Now, what colour is &F0F0FF? The hexadecimal number F0F0FF is actually three 2-digit numbers: F0, F0, FF. The first number is how much Red. The second number is how much Green. The third number is how much Blue. That is RGB, red-green-blue. Each goes from 00 to FF. 00 in the first place would mean “No red at all”. FF in the first place would mean “Maximum red!”. Pure red would be &FF0000. Pure green would be &00FF00, and pure blue is &0000FF. So pure black is &000000. Pure white is &FFFFFF, which is all the colours as bright as you can make them.

This colour is grey: &F0F0F0. The red, green and blue lights are mostly on, but not fully bright. F0 is not as bright as FF. To get a darker grey, lower the numbers but lower them all the same, e.g., C0C0C0. Darker again, B0B0B0. The tiniest bit darker than that is AFAFAF, because after AF comes B0. The point is, when they are all the same you get shades of grey. So look at F0F0FF. It is a very light grey (F0F0F0), but the last number, the one for Blue, is a bit brighter. It is FF. So the colour is a very light grey with the Blue just a bit brighter. That is, it’s very light blue. It is all about the mix of three colours, red, green and blue. This is pale pink: FFD0D0. This is pale green: D0FFD0. This is pale yellow: FFFFD0. (Red=brightest, Green=brightest, Blue=a little less bright). This is full yellow: FFFF00.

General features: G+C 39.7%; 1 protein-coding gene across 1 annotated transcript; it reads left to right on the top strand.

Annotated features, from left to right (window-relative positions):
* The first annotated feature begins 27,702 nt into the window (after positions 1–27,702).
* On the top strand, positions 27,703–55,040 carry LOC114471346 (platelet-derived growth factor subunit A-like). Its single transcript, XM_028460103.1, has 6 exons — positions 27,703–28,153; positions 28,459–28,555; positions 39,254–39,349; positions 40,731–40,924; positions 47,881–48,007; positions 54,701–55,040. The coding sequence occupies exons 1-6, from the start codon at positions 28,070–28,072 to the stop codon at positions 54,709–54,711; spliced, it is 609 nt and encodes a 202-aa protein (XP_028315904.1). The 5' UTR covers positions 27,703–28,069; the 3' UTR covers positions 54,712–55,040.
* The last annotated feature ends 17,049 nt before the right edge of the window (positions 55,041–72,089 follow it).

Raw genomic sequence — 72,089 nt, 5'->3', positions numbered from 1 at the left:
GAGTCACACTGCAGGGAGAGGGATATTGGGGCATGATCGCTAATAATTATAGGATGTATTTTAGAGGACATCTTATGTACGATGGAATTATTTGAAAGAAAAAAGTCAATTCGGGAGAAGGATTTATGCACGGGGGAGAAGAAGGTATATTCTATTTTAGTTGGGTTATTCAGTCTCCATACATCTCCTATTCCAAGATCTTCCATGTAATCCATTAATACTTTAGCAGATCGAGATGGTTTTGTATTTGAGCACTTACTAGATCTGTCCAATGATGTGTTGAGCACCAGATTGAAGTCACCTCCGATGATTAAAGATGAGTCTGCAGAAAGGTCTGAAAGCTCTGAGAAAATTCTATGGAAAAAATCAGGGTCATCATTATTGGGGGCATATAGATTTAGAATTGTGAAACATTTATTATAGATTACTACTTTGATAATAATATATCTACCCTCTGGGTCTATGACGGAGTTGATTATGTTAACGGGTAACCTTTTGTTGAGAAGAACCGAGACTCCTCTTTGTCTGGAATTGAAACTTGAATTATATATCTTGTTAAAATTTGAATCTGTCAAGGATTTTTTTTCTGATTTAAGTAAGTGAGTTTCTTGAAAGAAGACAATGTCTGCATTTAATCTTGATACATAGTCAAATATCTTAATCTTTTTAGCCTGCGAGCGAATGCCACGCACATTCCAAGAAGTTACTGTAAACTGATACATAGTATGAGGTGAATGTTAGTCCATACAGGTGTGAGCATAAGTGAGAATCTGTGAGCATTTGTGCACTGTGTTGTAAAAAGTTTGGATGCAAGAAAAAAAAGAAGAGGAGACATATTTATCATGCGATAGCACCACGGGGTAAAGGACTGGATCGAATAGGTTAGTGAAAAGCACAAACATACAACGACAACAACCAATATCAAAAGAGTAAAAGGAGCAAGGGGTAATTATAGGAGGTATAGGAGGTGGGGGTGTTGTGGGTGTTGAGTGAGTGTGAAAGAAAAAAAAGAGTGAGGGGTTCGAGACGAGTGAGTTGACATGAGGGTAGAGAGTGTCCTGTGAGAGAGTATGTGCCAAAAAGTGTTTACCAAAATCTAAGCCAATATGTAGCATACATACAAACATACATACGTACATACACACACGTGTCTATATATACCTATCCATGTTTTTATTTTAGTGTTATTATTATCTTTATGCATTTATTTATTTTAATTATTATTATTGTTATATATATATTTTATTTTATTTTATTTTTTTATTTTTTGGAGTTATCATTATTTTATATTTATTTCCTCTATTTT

It is all about the tiny little LED lights on your screen. There are millions of them, but they are grouped in threes—a red, a green and a blue. You are control the brightness of each little light. The brightness goes from 00 to FF, or in decimal, from 0 to 255. (FF=255). One red, one green and one blue act like one coloured dot. It is called a pixel. A typical laptop screen has a resolution of 1366 x 768 pixels. That is 1,049,088 pixels. Each has three little LED lights, making 3,147,264 lights on your screen, each one with 256 shades of brightness. Amazing!

Adding a Quit MenuEdit


Adding a File Menu

Click “+Insert”. Name this menu MenuFile and caption it File. The caption is what the user sees. The name is how we refer to the menu in our programming.

Click “+Insert” again. We want it to be part of the File menu, so click the push-right button on the toolbar. While you are at it, give the menu CTRL-Q for a shortcut.

Adding a Quit menu item
Adding Ctrl-Q as a keyboard shortcut

Now write a handler for when the user clicks on MenuQuit. (To do this, look for the File menu in the form and click it, then click the menuitem Quit.)